A man in his late 40s has died after being attacked by a shark off the state's East Coast on Saturday morning.
He and his daughter, both from Kingston, were diving for scallops between 7am and 8am in the vicinity of Maria and Lachlan islands, off the coast of Triabunna.
The water was about 12 metres deeps, and the area is a popular spot for amateur recreational scallop divers.
It has been described as a "very, very unusual" location for an attack.
The daughter, in her 20s, was above water while her father was diving, and when he did not resurface she became worried and dove underwater to check on him.
She saw her father being attacked by a large shark.
She set off a flare to alert nearby vessels, and also made a phone call.
Fishers on nearby boats pulled the man to the surface using his air hose, but he was already fatally injured.
It is not known what breed of shark made the attack, but sightings of a 15-foot white pointer in the East Coast area have been reported recently.
Police are already begun a coronial inquest under the guidance of the coroner.
Critical incident stress experts are helping the man's family through this time.
Police have confirmed a man aged in his 40s from the Kingston area was scallop diving with his daughter when he was attacked by a shark near Maria Island on Saturday morning.
Police have also confirmed the man's daughter witnessed the incident and the duo were recreational divers.
Detective Wiss addressing media in hobart pic.twitter.com/1SXNihjepc— Georgie Burgess (@GeorgieBurgo) July 25, 2015
His daughter set off a flare, which saw several boats make their way to the area.
Police said they were not aware of a shark warning, despite reported sightings.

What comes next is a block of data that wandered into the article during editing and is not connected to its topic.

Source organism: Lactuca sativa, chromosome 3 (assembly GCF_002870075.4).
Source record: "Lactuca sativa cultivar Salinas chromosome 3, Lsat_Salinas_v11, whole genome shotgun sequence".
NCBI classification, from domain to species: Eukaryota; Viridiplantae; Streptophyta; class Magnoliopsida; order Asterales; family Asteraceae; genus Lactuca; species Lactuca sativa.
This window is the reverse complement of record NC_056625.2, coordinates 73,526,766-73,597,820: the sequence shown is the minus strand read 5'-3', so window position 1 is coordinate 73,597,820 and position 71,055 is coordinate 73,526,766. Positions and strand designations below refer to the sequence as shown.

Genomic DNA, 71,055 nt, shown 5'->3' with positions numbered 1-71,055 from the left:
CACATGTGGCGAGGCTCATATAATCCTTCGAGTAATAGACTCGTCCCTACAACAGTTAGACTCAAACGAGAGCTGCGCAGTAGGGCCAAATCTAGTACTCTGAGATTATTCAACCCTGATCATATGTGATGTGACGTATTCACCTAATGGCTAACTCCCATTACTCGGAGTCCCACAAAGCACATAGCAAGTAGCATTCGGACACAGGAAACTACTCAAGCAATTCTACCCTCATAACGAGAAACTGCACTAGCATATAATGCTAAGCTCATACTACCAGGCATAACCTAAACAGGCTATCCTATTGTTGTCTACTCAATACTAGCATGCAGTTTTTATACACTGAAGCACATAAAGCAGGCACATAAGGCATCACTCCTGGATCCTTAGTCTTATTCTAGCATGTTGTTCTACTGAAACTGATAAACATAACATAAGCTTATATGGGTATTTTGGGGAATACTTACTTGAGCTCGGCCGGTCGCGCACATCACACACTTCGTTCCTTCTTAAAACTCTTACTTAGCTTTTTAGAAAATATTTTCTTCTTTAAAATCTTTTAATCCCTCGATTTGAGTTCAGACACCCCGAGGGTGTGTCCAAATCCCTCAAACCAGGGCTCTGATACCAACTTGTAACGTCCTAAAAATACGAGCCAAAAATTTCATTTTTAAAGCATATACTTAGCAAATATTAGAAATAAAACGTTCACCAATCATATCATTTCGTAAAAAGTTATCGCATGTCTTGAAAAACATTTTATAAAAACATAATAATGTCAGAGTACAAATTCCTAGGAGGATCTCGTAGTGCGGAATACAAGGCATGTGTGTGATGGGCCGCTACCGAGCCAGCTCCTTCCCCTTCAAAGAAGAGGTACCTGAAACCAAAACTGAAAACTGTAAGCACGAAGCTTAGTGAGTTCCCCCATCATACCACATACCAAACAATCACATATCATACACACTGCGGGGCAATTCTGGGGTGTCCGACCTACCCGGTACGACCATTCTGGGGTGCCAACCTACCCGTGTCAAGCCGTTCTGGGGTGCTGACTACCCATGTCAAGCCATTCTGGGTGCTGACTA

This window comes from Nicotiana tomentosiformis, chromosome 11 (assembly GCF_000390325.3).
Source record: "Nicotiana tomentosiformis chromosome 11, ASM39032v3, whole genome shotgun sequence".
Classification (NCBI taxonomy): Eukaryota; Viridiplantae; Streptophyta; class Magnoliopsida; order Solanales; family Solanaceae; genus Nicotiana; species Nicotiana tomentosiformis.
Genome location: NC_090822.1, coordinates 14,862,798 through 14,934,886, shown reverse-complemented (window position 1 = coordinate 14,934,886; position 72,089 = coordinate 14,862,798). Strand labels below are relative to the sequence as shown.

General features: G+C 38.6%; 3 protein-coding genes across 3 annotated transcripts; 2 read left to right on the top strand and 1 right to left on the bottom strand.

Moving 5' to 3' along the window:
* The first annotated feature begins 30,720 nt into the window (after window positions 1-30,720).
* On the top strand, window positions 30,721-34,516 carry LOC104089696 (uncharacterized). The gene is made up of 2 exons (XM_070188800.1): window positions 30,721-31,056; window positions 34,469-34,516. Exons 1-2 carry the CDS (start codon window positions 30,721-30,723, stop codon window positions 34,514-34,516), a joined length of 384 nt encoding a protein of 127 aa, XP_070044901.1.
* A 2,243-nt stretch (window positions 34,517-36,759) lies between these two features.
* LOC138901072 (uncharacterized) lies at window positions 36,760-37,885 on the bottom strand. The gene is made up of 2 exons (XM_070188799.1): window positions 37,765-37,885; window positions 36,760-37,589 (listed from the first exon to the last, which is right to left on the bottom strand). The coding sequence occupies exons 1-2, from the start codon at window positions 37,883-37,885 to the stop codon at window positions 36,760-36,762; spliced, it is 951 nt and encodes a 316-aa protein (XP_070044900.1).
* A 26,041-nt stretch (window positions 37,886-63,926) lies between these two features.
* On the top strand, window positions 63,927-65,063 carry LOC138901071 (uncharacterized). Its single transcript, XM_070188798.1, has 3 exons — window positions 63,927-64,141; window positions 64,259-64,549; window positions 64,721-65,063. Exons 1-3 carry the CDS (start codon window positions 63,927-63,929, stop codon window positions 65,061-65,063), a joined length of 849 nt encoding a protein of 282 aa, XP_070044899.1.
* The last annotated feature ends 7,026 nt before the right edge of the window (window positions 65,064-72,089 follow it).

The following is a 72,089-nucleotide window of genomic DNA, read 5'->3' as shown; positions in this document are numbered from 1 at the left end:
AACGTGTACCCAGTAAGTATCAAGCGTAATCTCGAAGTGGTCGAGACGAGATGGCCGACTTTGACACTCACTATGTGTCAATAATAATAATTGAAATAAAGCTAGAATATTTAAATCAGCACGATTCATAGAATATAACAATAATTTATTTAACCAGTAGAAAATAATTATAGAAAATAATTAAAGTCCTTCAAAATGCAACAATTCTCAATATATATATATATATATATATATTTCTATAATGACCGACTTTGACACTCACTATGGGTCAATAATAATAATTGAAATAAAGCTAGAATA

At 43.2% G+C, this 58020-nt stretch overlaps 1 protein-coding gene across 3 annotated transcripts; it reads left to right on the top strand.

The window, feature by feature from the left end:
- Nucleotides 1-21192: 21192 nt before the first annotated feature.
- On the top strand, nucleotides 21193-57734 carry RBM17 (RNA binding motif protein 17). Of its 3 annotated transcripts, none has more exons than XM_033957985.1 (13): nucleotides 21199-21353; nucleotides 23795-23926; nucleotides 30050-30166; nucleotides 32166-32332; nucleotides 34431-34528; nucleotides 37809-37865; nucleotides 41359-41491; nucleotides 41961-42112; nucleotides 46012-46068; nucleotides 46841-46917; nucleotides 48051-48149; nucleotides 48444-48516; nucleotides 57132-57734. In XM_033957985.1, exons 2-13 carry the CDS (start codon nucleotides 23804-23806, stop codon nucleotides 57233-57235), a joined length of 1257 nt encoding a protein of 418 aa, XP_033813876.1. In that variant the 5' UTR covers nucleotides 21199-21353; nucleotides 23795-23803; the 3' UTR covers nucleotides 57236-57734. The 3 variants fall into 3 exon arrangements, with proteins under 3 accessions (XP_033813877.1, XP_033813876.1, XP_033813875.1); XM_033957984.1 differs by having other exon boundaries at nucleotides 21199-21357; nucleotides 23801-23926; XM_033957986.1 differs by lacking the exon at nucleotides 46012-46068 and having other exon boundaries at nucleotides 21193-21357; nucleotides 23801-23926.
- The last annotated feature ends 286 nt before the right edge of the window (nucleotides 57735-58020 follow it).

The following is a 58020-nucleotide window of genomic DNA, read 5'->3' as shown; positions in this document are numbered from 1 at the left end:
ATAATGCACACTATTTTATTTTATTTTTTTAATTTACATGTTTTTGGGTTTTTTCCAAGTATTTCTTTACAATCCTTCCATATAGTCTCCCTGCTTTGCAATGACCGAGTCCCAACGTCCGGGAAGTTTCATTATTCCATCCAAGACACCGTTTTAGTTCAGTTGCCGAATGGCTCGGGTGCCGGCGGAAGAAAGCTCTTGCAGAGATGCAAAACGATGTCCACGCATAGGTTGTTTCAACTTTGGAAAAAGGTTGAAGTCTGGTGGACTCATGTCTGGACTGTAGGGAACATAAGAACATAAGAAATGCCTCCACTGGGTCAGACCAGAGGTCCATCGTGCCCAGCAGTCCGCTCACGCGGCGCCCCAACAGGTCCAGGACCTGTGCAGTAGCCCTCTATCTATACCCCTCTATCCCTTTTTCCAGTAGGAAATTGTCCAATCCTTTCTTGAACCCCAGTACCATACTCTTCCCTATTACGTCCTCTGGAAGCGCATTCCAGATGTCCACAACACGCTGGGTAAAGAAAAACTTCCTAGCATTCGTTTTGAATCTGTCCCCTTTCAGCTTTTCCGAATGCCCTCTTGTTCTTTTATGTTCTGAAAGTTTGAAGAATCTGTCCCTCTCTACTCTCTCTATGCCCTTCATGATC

The death will be now the subject of a coronial inquest.
Tasmania Police are responding to a report of a shark attack at Lachlan Point off Maria Island.
The attack has resulted in the death of a male recreational scallop diver.
Witnesses say his daughter was under water with him when the attack occurred.
Police advise boat owners and divers to refrain from attending the area in question.
Maria Island senior ranger Peter Lingard said on Saturday morning that there were reported sightings of a 15 foot white pointer in the area on Friday.
He said he had heard the reported sighting over shortwave radio channel 16.
Mr Lingard said there were occasional shark visits to the area, but they weren't a regular thing.
Glamorgan Spring Bay mayor Michael Kent said the incident was "absolutely devastating".
"I feel for the family," Cr Kent said.
There are still plenty of people out on the water at the moment. It's a pretty quiet scene.— Emily Baker (@emilybakertas) July 25, 2015
"It's a recreational area. The scallop season has been very good to professional and recreational fisherman and then we've got a disaster like like this.
"The whole community down here will be deeply in shock."
Council deputy mayor Cheryl Arnol said a lot of boats had since come into the Triabunna wharf.
Abalone divers came out of the water after the attack but will go back in this arvo. "You can't let it get to you or you'd never go in."— Emily Baker (@emilybakertas) July 25, 2015
''It's very quiet out there on the water,'' Cr Arnol said.
The scallop season opened on July 2, which is later than previous years.
Scallop Fishermen's Association of Tasmania President John Hammond said the attack was very unusual.
He said the area where it took place was popular among amateur divers.
"It is very uncommon to see sharks in this area," Mr Hammond said.
"It's shallow water, and the temperature is only about 11 to 12 degrees.
They say seals have been keeping out of the water recently and that a six-metre great white was reported at Pt Arthur last week.— Emily Baker (@emilybakertas) July 25, 2015
"Usually the only thing that will draw sharks into shallower water is chasing schools of fish, and we haven't seen any schools of feed fish around.
"There's just about no reports of sharks in that particular area.
"It's very, very unusual."
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